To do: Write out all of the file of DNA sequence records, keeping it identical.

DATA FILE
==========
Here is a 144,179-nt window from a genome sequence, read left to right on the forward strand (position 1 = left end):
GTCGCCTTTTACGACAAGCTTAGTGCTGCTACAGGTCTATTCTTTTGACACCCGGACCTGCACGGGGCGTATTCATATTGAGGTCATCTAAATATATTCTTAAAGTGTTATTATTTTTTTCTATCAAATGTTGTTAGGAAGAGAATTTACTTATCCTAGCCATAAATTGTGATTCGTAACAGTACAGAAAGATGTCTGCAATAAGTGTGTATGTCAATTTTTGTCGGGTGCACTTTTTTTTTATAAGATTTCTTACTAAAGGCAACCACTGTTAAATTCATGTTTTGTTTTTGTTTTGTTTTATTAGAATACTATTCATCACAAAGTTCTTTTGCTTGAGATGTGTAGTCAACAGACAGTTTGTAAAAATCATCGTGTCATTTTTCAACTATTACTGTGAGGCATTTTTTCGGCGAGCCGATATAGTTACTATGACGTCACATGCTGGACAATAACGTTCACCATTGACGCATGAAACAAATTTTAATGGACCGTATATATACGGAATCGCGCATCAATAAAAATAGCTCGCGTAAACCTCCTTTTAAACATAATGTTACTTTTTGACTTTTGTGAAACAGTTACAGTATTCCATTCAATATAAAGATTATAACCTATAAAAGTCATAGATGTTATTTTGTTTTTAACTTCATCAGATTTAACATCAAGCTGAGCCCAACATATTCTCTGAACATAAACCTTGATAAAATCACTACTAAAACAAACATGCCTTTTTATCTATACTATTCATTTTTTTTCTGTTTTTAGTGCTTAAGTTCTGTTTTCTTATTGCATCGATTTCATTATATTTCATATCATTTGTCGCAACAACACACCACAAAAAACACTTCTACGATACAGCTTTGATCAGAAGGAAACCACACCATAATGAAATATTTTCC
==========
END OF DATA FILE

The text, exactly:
Here is a 144,179-nt window from a genome sequence, read left to right on the forward strand (position 1 = left end):
GTCGCCTTTTACGACAAGCTTAGTGCTGCTACAGGTCTATTCTTTTGACACCCGGACCTGCACGGGGCGTATTCATATTGAGGTCATCTAAATATATTCTTAAAGTGTTATTATTTTTTTCTATCAAATGTTGTTAGGAAGAGAATTTACTTATCCTAGCCATAAATTGTGATTCGTAACAGTACAGAAAGATGTCTGCAATAAGTGTGTATGTCAATTTTTGTCGGGTGCACTTTTTTTTTATAAGATTTCTTACTAAAGGCAACCACTGTTAAATTCATGTTTTGTTTTTGTTTTGTTTTATTAGAATACTATTCATCACAAAGTTCTTTTGCTTGAGATGTGTAGTCAACAGACAGTTTGTAAAAATCATCGTGTCATTTTTCAACTATTACTGTGAGGCATTTTTTCGGCGAGCCGATATAGTTACTATGACGTCACATGCTGGACAATAACGTTCACCATTGACGCATGAAACAAATTTTAATGGACCGTATATATACGGAATCGCGCATCAATAAAAATAGCTCGCGTAAACCTCCTTTTAAACATAATGTTACTTTTTGACTTTTGTGAAACAGTTACAGTATTCCATTCAATATAAAGATTATAACCTATAAAAGTCATAGATGTTATTTTGTTTTTAACTTCATCAGATTTAACATCAAGCTGAGCCCAACATATTCTCTGAACATAAACCTTGATAAAATCACTACTAAAACAAACATGCCTTTTTATCTATACTATTCATTTTTTTTCTGTTTTTAGTGCTTAAGTTCTGTTTTCTTATTGCATCGATTTCATTATATTTCATATCATTTGTCGCAACAACACACCACAAAAAACACTTCTACGATACAGCTTTGATCAGAAGGAAACCACACCATAATGAAATATTTTCC